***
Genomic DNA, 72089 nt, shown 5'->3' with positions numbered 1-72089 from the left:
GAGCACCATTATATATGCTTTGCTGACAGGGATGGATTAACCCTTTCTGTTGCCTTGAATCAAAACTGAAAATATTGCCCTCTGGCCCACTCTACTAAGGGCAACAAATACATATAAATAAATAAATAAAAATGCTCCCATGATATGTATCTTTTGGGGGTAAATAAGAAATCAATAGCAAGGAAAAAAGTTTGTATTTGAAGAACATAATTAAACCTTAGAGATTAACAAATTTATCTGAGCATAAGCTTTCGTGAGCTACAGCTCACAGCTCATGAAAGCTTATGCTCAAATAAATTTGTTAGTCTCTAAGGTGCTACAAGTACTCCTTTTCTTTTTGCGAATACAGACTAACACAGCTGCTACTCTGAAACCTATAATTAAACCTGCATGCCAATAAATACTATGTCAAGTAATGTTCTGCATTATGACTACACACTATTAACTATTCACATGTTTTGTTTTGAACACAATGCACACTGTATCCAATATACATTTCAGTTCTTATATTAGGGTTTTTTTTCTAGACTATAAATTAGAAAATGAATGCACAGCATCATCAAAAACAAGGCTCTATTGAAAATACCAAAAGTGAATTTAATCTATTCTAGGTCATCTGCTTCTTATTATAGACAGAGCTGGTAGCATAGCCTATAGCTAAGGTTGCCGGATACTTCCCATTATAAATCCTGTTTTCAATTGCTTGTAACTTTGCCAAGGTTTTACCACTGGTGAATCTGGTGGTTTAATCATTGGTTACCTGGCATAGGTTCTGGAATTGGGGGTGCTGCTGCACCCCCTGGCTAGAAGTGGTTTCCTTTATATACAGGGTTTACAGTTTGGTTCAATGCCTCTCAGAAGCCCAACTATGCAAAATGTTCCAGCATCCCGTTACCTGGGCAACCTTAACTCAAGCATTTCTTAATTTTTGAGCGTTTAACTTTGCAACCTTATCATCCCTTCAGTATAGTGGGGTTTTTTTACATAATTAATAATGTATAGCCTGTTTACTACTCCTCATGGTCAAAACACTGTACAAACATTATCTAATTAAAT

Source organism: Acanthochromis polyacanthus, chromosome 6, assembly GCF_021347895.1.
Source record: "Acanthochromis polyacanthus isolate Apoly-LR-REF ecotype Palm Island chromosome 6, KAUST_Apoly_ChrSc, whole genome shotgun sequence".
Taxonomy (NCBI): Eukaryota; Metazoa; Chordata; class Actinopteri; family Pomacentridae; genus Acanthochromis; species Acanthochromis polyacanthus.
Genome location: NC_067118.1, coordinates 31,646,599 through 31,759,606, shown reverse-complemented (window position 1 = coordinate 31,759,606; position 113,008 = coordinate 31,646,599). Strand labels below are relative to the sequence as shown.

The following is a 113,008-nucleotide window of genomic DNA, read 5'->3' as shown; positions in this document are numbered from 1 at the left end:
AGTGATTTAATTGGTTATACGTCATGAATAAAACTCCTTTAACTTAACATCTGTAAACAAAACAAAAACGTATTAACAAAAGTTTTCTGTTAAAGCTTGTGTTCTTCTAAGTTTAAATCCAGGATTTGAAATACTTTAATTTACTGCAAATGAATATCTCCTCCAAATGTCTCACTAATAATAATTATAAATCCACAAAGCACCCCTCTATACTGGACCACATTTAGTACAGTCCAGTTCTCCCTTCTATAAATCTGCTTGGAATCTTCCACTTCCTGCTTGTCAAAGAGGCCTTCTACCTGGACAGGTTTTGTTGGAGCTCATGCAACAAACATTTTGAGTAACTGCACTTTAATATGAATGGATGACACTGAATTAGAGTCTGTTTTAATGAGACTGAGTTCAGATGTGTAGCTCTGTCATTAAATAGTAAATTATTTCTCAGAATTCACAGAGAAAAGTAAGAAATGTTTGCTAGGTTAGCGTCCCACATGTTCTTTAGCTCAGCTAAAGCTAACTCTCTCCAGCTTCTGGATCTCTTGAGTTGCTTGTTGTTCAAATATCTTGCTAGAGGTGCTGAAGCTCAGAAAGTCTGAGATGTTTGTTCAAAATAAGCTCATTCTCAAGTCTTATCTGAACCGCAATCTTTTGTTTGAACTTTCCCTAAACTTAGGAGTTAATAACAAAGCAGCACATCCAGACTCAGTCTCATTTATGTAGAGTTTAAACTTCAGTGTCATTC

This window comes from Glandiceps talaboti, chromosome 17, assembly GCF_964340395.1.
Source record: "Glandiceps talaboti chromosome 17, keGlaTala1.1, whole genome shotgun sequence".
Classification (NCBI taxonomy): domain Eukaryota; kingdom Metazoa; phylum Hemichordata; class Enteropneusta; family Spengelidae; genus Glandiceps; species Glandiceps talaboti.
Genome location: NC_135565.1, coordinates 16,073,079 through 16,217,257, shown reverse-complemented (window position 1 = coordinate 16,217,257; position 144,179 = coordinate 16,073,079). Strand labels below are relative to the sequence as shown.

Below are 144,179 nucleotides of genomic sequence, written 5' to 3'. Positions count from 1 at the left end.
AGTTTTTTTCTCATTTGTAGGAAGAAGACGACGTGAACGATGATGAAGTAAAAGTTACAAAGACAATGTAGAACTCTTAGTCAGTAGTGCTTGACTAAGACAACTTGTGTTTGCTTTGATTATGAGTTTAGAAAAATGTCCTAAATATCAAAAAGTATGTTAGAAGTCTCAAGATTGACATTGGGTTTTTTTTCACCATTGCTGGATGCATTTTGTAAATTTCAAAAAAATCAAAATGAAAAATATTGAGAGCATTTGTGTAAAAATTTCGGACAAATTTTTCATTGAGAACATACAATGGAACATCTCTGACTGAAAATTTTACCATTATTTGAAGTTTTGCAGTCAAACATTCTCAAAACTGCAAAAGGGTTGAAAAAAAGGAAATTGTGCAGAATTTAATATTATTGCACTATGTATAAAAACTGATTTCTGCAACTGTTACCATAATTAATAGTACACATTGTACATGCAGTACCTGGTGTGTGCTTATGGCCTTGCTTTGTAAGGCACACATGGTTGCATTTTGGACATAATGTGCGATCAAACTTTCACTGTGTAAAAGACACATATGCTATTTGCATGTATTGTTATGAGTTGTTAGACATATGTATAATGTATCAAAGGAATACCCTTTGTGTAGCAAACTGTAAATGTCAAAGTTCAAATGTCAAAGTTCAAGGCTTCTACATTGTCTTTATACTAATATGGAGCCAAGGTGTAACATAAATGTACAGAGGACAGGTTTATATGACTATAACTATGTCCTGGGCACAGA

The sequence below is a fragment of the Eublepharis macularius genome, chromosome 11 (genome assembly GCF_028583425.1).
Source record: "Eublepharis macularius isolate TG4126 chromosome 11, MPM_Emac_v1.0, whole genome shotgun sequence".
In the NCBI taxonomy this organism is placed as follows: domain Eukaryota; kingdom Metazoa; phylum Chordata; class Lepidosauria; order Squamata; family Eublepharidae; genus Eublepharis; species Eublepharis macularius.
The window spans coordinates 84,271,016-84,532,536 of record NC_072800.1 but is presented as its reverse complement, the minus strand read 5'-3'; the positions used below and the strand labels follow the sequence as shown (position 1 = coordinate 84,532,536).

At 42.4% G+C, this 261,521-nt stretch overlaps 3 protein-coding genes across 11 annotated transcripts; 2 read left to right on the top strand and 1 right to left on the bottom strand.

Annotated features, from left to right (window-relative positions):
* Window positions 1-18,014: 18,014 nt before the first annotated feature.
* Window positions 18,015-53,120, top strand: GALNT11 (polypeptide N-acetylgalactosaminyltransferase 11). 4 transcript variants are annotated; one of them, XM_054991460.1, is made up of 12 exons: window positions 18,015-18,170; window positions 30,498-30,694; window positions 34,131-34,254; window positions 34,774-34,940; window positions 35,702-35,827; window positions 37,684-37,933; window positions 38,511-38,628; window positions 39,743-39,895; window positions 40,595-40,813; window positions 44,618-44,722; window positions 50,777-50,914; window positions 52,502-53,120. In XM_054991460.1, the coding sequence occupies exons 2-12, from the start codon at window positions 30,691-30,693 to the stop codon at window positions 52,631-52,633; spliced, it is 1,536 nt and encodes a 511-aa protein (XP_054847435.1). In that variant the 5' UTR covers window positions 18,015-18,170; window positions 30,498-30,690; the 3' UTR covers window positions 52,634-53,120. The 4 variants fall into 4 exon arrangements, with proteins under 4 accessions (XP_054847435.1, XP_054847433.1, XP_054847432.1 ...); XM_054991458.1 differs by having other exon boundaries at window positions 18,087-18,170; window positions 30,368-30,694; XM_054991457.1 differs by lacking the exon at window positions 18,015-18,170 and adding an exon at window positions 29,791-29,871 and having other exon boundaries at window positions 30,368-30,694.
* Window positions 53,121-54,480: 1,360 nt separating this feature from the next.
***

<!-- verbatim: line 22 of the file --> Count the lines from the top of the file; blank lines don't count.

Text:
* Window positions 18,015-53,120, top strand: GALNT11 (polypeptide N-acetylgalactosaminyltransferase 11). 4 transcript variants are annotated; one of them, XM_054991460.1, is made up of 12 exons: window positions 18,015-18,170; window positions 30,498-30,694; window positions 34,131-34,254; window positions 34,774-34,940; window positions 35,702-35,827; window positions 37,684-37,933; window positions 38,511-38,628; window positions 39,743-39,895; window positions 40,595-40,813; window positions 44,618-44,722; window positions 50,777-50,914; window positions 52,502-53,120. In XM_054991460.1, the coding sequence occupies exons 2-12, from the start codon at window positions 30,691-30,693 to the stop codon at window positions 52,631-52,633; spliced, it is 1,536 nt and encodes a 511-aa protein (XP_054847435.1). In that variant the 5' UTR covers window positions 18,015-18,170; window positions 30,498-30,690; the 3' UTR covers window positions 52,634-53,120. The 4 variants fall into 4 exon arrangements, with proteins under 4 accessions (XP_054847435.1, XP_054847433.1, XP_054847432.1 ...); XM_054991458.1 differs by having other exon boundaries at window positions 18,087-18,170; window positions 30,368-30,694; XM_054991457.1 differs by lacking the exon at window positions 18,015-18,170 and adding an exon at window positions 29,791-29,871 and having other exon boundaries at window positions 30,368-30,694.